There are some things in life too horrible to laugh at. There are other things so horrible that perhaps the only human response is to laugh because we will never make sense of them. Edmund McMillen and Florian Himsl’s The Binding of Isaac, a darkly comedic rogue-like action RPG, explores the latter territory—it’s a game about child abuse.
I didn’t particularly understand Isaac when I first started playing. The narrative is clear enough—you play as Isaac, a young boy whose deranged mother receives a vision telling her that she must sacrifice her only son to prove her devotion to God. Isaac flees to a hidden basement in his house. For a long time, I struggled to make sense of what transpires in the depths of Isaac’s basement. What is this place and should I laugh, cry, or cringe?
The game doesn’t give you much time to reflect on what is transpiring as you are thrown into a realm of bizarre and harrowing monsters and even stranger items. On the surface it’s a rogue-like game that pays homage to the original Zelda. However, when I actually considered what I was doing in the game, I could not help but be troubled. Isaac doesn’t fight enemies with sword and shield but with the tears of a neglected child. And the items he collects make his quest more bizarre and difficult as often as they aid him. And the items that actually do help him are telling. When Isaac finds dog food, it gives him health. Was he forced to eat this? The spoon and the belt will make Isaac run faster, reminiscent of running from an abusive parent. Upon finding “Sister Maggy” or “Brother Bobby” Isaac is joined by a ghost-like drone that helps him fight his minions. Were these real siblings? If so how did they die? In between levels the player is greeted with short animations of Isaac’s dreams in which he is mocked by other boys and neglected by his mother.
It’s these elements which made me realize that I am not descending Isaac’s basement but the nightmares of a neglected and abused little boy. Each time I attempt to exit the game, Isaac asks, “are you sure you want me to die?” It’s the question that has been tearing at him but one he can only articulate in the context of a nightmare. These sorts of things can’t be fully processed—perhaps the only way to cope is through some strange attempt at humor and insane rogue-like play. And I don’t want Isaac to die, so I keep playing.
The Binding of Isaac is equal parts brilliant and disturbing. McMillen has taken the rogue-like genre and infused it with unique personality and disturbing mechanics. The game’s music and art are appropriately dark and awkward respectively. Playing the game can often be confusing. Unless you memorize the Isaac wiki you will rarely understand the value of the game’s many items and consequently use them foolishly, sometimes to your own demise.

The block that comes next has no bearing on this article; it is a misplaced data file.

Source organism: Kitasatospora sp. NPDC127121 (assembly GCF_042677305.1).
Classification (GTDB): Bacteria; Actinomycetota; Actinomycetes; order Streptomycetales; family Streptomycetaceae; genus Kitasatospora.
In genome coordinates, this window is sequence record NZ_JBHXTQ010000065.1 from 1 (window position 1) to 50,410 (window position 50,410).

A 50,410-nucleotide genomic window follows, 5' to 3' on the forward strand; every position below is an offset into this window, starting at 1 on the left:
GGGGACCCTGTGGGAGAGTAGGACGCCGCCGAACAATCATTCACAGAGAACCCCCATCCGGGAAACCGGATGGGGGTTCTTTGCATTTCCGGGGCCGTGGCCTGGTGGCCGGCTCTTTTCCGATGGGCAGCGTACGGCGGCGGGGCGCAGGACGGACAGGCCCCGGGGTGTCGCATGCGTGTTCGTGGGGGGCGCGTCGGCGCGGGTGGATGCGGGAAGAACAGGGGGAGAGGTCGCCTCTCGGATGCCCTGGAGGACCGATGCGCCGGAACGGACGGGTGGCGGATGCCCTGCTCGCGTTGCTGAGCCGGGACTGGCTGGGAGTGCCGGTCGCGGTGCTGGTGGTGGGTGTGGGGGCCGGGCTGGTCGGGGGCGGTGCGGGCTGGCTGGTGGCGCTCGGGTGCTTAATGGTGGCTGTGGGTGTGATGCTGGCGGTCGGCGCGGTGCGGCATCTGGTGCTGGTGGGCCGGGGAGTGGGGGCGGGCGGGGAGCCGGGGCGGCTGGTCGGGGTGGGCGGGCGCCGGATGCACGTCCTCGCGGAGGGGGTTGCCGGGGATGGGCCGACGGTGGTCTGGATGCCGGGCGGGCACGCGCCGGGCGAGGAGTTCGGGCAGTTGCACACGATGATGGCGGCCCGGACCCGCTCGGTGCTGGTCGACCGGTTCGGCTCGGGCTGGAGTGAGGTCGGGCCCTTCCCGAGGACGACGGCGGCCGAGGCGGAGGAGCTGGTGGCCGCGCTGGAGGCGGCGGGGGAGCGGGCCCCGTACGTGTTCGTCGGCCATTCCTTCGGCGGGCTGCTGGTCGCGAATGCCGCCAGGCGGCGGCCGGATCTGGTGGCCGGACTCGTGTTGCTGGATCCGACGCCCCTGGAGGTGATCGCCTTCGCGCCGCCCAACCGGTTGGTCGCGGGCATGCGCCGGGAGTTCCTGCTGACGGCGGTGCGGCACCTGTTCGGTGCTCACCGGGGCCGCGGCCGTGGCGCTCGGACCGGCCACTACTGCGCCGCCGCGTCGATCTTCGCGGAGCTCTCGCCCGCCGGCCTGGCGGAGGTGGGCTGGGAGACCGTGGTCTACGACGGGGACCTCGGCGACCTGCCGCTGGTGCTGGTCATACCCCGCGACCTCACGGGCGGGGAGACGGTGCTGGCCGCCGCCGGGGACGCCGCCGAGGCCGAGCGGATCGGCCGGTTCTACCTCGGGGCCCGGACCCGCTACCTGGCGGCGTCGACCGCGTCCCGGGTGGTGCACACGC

As a rogue-like you only have one life and each stage is randomized every time you play. Every play-through is different and often short-lived. This makes for a tremendously difficult game—at times. Sometimes you will play the game and get tons of helpful power-ups and fight mostly manageable enemies and other times the items you find will serve to make the game harder and enemies will prove largely unforgiving. But Isaac is never difficult for the sake of difficulty. Instead it’s creatively challenging. For instance, one item, “Guppy,” gives you nine lives but only one heart container of life. These items don’t always make sense, but, honestly, playing Isaac rarely does.
Isaac is the kind of game that I should hate. I am not a fan of overly challenging games. Additionally I am a Christian pastor and Isaac certainly takes a lot of liberties in its “retelling” of the classic Bible story from which it takes its name. The game is deeply dark, and often unsettling. There is nothing simple, understandable, or light about child abuse. Thus Isaac is thoroughly discomforting, challenging, and darkly funny. The game won’t make you able to understand child abuse but it will make you feel for Isaac—sometimes deeply. Other times it will completely bewilder you, much like Isaac’s world has done to him.
Drew Dixon is an editor at Christ and Pop Culture and writes a monthly column on games for Relevant Magazine. Follow him on Twitter and Facebook.